Entity Object Tracking

Wed 04 April 2018

Object State

Last time we introduced how to query database from conceptual models. It includes LINQ to Entities and Entity SQL. With IQueryable object, the sql script will be built and executed automatically within the method .ToList(). After the data is loaded in our program, we'll operate against them and save changes back to the database. Today we'll talk about how Entity Framework manage the changes in our program.

When the query executes through ObjectContext and is materialized into objects, Entity Framework takes a snapshot of an entity’s values. The context stores two set of values of the entity. One of them is the original values of the object and it remains static. The other one will be a realtime values that being modified in the program. The object that saved the two set of values is named ObjectStateEntry. Every object returned from database will have an instance of ObjectStateEntry as a shadow.

Each ObjectStateEntry has a property State to reflect the state of the entity(Unchanged, Modified, Added or Deleted). As the user modifies the objects, the ObjectContext updates the current values of the related ObjectStateEntry as well as its State

The entity object itself also has an EntityState property, which it inherits from EntityObject. As long as the object is being managed by the context, its EntityState will always match the State of the ObjectStateEntry. If the object is not being managed by the context, there is no ObjectStateEntry and the entity’s State is Detached.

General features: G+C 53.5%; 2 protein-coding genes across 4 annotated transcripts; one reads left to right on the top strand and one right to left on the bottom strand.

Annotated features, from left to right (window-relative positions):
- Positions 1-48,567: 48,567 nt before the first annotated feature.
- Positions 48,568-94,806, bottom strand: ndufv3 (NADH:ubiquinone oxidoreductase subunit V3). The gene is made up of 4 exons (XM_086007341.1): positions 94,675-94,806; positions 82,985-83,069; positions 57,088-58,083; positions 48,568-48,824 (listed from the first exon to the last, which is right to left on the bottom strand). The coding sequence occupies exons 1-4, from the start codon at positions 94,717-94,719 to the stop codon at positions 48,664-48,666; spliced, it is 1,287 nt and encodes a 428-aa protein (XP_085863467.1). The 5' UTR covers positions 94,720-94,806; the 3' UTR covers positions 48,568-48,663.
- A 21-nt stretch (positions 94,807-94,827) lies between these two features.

Save Changes

After finish modifying conceptual objects that loaded from context, we could easily get these changes applied to database by call the method of SaveChanges against the context. And by doing that all the SQL scripts will be automatically generated and executed.

When the context was notified of a property change, not only did it modify the current value in the ObjectStateEntry, but it also set another tracking value that indicates that the property was changed. During SaveChanges, the context then looks for those tracking values to determine which fields were changed.

var customer = context.Customers.FirstOrDefault.Where(c => c.Name == "Jason");
customer.IsObsolete = true;
context.SaveChanges();

WIth SQL Profiler, we'll get the executing sql:

exec sp_executesql N'update [dbo].[Customers]
set [IsObsolete] = @0
where ([Name] = @1)'
,N'@0 bit,@1 nvarchar(50)'
,@0=1, @1='Jason'

No Tracking

No tracking query, as the name suggest, means the objects that returned by the query would not be managed by the context. Though it relates to what is called MergeOption for querying, which controls how to deal with result with existing cached objects in context (queried in the same transaction).

When querying with NoTracking option, it does not only means the SaveChanges will not save any changes on those objects, but also means all the ObjectStateEntry objects creation will be skipped by Entity Framework. Based on these two features, NoTracking is often used for readonly data querying and it improves the performance significantly for large volume of data.

Category: EntityFramework

Tagged: ef

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